Lots to Like, Maybe Even Love, About the New Rivian R3

I’m prone to romanticism, nostalgia, and hyperbole, so maybe take that into consideration here, but possibly the best car I’ve ever owned, in terms of utility, ease, thoughtfulness, general capability, and overall fun was the 2012 Honda Fit Sport with a 5-speed manual transmission. My wife and I bought it brand new for something like $16,000 and 12 years ago that was more than it sounds like now, I assure you. 

It was a phenomenal adventure car because it was a wedge-shaped hatchback that was small but magically roomy. It was the first car I’d ever seen where the backseats folded completely flat. The passenger seat did too, which meant I could comfortably sleep in this tiny car, all 6’1″ of me. It didn’t have much for ground clearance, but it was light, sprightly, handled mountain roads well, and if you knew what you were doing, snow and dirt roads too. Got something like 30 mpgs, and with roof racks you could haul an unbelievable amount of stuff. 

Then Honda stopped making it. Lame. 

I bring this up because ever since I sold that car I wanted it back. Or, at least, I wanted the option of a car like that back. And EV automaker Rivian’s reveal of their new models last week, especially the surprising R3, and the totally shocking outdoor-oriented R3X, showed me Rivian saw that gap in the fun, quirky, eminently useful hatchback/crossover space and jumped in. 

Quirky, sure. Badass? Kinda. Loveable? I think so. A welcome attempt to make something that’s not enormous and that provides endless utility? Absolutely. The Rivian R3X. Photo: Rivian

The R2, a much larger, nicer, traditional-ish SUV got most of the coverage, and, frankly, was more interesting to me at first. But all weekend I kept seeing pictures of the R3X and kept growing more enamored. First, it’s going to be “entry-level.” For an EV with AWD, that could mean all kinds of different price points, but at least it’s not aimed at the premium market. Second, look at it. Its bulldog cuteness is evocative of Euro hatches from the 80s. It’s giving old-school VW Golf vibes, and those cars, despite running properly only about 30% of the time, were near-perfect.

The R3X has a higher ground clearance than the R3, (though I can’t find the exact measurements), a wider stance, tow hooks, comes with burlier tires, and has a “rugged and playful” interior, according to Rivian. That’s all great, as is that AWD is standard on the “X” model, but what I’m mostly excited about is the back AND front seats fold flat. Read that again. Not just the back, but the driver’s and passenger’s seats fold flat.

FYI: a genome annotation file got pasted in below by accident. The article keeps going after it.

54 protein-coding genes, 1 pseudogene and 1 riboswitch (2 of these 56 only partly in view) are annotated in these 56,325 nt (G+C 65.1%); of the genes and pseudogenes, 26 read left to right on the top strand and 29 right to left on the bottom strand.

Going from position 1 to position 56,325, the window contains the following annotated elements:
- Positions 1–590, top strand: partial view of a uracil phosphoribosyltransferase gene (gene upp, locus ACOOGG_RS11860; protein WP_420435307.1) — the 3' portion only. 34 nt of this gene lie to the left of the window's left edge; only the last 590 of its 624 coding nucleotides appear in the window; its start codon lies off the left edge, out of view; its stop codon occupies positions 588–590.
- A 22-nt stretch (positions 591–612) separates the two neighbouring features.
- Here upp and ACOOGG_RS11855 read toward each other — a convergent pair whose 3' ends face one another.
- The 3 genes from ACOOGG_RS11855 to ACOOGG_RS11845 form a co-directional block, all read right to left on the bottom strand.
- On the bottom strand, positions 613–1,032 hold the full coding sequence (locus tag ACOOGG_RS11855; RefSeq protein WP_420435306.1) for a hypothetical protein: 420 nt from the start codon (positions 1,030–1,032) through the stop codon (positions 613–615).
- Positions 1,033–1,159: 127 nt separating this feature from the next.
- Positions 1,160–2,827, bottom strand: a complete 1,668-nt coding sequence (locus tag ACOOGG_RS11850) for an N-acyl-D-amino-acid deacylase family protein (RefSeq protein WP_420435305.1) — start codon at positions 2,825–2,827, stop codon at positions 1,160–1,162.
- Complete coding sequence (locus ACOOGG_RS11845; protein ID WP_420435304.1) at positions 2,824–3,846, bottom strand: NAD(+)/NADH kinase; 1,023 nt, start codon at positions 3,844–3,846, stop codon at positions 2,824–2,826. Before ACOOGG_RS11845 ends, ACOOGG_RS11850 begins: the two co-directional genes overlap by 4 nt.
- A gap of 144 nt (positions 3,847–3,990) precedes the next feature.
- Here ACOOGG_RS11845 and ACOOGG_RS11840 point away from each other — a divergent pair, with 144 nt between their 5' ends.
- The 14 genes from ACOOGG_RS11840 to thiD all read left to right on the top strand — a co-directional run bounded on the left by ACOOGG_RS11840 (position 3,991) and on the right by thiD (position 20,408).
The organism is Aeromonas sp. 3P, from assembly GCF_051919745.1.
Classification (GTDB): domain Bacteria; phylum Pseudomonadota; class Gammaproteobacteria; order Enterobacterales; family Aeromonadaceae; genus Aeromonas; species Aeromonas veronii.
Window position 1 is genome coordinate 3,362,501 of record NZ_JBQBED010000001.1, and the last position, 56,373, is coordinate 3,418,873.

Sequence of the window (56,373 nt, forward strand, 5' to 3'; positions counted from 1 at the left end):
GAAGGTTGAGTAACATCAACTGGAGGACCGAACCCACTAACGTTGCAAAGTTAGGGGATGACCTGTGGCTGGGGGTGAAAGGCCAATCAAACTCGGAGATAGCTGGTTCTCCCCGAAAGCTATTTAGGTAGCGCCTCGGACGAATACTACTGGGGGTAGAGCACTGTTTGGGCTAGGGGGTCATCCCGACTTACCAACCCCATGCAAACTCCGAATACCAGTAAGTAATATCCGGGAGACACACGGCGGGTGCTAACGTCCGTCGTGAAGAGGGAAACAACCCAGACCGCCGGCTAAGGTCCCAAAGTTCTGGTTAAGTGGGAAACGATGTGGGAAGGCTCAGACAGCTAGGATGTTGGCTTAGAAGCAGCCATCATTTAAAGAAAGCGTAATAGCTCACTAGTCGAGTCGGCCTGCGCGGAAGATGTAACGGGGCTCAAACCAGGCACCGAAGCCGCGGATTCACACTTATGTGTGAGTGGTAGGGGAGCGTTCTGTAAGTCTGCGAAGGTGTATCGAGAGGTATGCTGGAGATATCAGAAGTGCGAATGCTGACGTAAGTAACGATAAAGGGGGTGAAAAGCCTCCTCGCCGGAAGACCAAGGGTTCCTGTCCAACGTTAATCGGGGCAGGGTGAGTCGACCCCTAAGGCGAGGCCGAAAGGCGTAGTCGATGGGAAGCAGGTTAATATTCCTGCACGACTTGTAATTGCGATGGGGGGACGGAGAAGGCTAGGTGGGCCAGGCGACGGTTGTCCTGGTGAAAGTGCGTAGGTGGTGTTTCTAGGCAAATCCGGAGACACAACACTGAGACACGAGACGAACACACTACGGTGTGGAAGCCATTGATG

Back seat folded flat (and just look at that behind the seat storage strap situation). 


And the front seats folded flat too. Looks like two people could sleep back here and that’s freaking incredible for a compact crossover. Photos: Rivian

You can do wonderful things with an EV platform’s lack of transmission and central engine and Rivian is making great use of that to produce a small but spacious car that will be ideal for young people, couples, single folks, dirtbags, car campers, people with dogs, surfboards, and on and on. 

It could be the aforementioned nostalgia talking here, but doesn’t it seem like there used to be lots of fun, small hatchbacks you could camp in rolling around out there? None of them, however, would even approach the sheer utility of the R3X, or even the regular, less outdoorsy R3. 

Looks like a rendered image, but the ability to raise the rear glass to accommodate things like surfboards is worth sharing. Photo: Rivian

Rivian’s tagline is “Adventurous Forever” and that’s both a motto for living and, I think anyway, a nod to the carbon emissions-free, more sustainable mode of transportation an EV provides. But it’s also a direct statement about what these vehicles are made to do. Sure, lots of suburban folks who will never drive their vehicle outside of the lap from a strip mall parking lot to work to home will pick up a Rivian, but these vehicles really are purpose-built to be outstandingly useful for camping and otherwise supporting adventurous activities.

If they can sell these R3s for anything approaching the $30k range when they become available (sometime in 2026 or 2027 apparently) Rivian could have a huge hit on their hands. And, hopefully, motivation for other carmakers to get on board. 


Words by Justin Housman






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